SUPERLAB Saves the Day!
Biomedical scientists, assemble…
Knowledge around biomedical science is lacking, even among well-informed adults. But what about in the next generation? How do we educate young children on the importance of the laboratory? One solution posed by the Institute of Biomedical Science (IBMS) is comics – brightly colored, kid-friendly, and most importantly, filled with scientific intrigue! We spoke with Dan Nimmo, Head of Communications for IBMS on how the comic is delivering a laboratory low-down for little tikes.
Please introduce yourself…
I’ve been Head of Communications for the IBMS for six-and-a-half years now, and one of the key things about my role during that time was trying to make our members feel that they’re more important. Working around pathology, you’ll know why it’s necessary to make sure that people understand who pathologists are, what they do, and why they are important. So to that end we set up Biomedical Science Day (June 8), which we try to commit to from lots of different angles. With SUPERLAB, we aimed to get younger children involved in science and biomedical science from a very early age. I’ve got young children, who quite regularly have check ups; for me, it’s important that they understand there is a process – that there are people involved in the science and that it’s not just the doctor kind saying: “this is what's wrong with you and this is how to fix it.”
My background is actually in secondary school education, comms, and marketing. One of the things I learned there was that primary schools don’t have science lessons like in secondary school, so this was our attempt to somewhat plug that gap. Moreover, our members can take the comics out into classrooms, talk kids through them, and even do some of the experiments inside.
How do you make SUPERLAB accessible for a younger audience?
We work with a company called OKIDO, which creates art and science magazines for children (you may have heard of the TV show, Messy Goes to OKIDO). They actually approached us at just the right time. Sophie Dauvois, one of the heads of their organization, has a scientific background and she’s been instrumental in making complex information more presentable. As someone who is not from a scientific background, I have to say a lot of the work comes from our members. We put together a group of our members – some who are parents themselves – and we asked how they would explain things to their own children. I must admit, some of the things I thought would be too complex, and I wondered: would a child understand this? And the parents respond: absolutely! It’s quite amazing.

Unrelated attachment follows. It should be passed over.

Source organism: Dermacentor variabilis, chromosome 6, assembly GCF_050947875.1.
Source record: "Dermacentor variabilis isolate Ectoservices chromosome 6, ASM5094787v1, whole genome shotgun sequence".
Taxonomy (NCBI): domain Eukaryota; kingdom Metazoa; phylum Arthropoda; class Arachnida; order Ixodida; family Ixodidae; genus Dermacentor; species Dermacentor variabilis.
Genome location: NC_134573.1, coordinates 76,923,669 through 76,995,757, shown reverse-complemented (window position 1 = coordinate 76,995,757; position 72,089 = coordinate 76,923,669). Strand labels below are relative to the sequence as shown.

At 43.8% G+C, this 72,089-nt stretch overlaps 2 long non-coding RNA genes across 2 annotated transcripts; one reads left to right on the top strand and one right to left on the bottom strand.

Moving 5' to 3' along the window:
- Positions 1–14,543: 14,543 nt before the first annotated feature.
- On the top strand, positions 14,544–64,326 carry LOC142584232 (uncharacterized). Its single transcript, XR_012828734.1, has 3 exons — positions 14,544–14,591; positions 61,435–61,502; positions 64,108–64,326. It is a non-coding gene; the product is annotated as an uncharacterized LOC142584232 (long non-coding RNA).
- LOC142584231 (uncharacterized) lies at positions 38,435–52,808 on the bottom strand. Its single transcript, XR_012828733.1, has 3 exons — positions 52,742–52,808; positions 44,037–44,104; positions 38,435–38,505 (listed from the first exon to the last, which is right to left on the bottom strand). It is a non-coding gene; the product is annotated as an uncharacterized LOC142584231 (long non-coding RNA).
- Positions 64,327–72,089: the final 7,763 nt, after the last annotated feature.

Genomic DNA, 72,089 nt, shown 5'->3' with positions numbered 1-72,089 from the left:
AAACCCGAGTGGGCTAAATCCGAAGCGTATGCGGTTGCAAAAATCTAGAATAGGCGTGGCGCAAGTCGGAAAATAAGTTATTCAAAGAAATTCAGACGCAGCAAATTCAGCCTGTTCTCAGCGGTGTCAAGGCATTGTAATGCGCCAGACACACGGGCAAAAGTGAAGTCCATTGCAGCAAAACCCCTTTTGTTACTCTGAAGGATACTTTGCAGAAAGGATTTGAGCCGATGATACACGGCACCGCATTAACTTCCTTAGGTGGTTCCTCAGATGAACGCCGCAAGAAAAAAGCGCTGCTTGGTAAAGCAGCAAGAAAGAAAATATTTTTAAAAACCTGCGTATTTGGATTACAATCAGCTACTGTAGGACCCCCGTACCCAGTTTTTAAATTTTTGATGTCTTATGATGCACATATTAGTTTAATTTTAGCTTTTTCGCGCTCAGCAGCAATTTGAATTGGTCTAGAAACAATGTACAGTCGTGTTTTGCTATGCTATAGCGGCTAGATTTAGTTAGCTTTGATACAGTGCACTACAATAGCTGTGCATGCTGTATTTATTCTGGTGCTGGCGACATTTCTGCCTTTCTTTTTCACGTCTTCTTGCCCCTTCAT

Everything is road tested before it goes out to the wider world to make sure that it is understandable to a wider audience. We’re really proud of the second issue, because it takes it a step further. We focused on a patient going in to give a sample (working around “wee wee” and “poo poo” helps with the comedy) and tried to help kids understand that there’s many different departments involved.
We also involve some gamification in exploring the different parts of the lab, microbiology, blood science, and so on.
Who writes the recipes?!
One of our members, Martin Martingichiro – in fact, his bakes are photographed for the issue. Because we were working with OKIDO, we were able to use a number of tried and tested methods that work for children. Baking is always a big thing in children’s magazines, and we’ve had really good feedback for that section. At the end of the day, baking is science, isn’t it? Many of our members are bakers – we have a bake competition and one of our members was even on The Great British Bake Off years ago…
What’s the feedback like from members and parents?
There are always nerves when you put something new out there – even though we test everything as much as we can. But the feedback has been brilliant.
Do you have further issues in the pipeline?
We’re now involved in managing Harvey’s Gang. It’s not to say there won’t be a SUPERLAB three, but the next step for the foreseeable future is to look at ways of integrating our characters in with Harvey’s Gang. We haven't really spoken too much about it.
One thing we’re thinking about is needle phobias, which is a big issue with children. We’re looking at creating resources for that, and I think SUPERLAB would be a good way of doing it. Just two weeks ago, we had a patient’s father contact us to say his son is autistic and really struggles with giving blood, so he wanted to know if there was anything we could do to help. While we waited to set up Harvey’s Gang at the hospital, I sent him a couple of the SUPERLAB issues and a little handwritten note. The child’s dad was absolutely thrilled.
Interested in how disease interacts with our world. Writing stories covering subjects like politics, society, and climate change.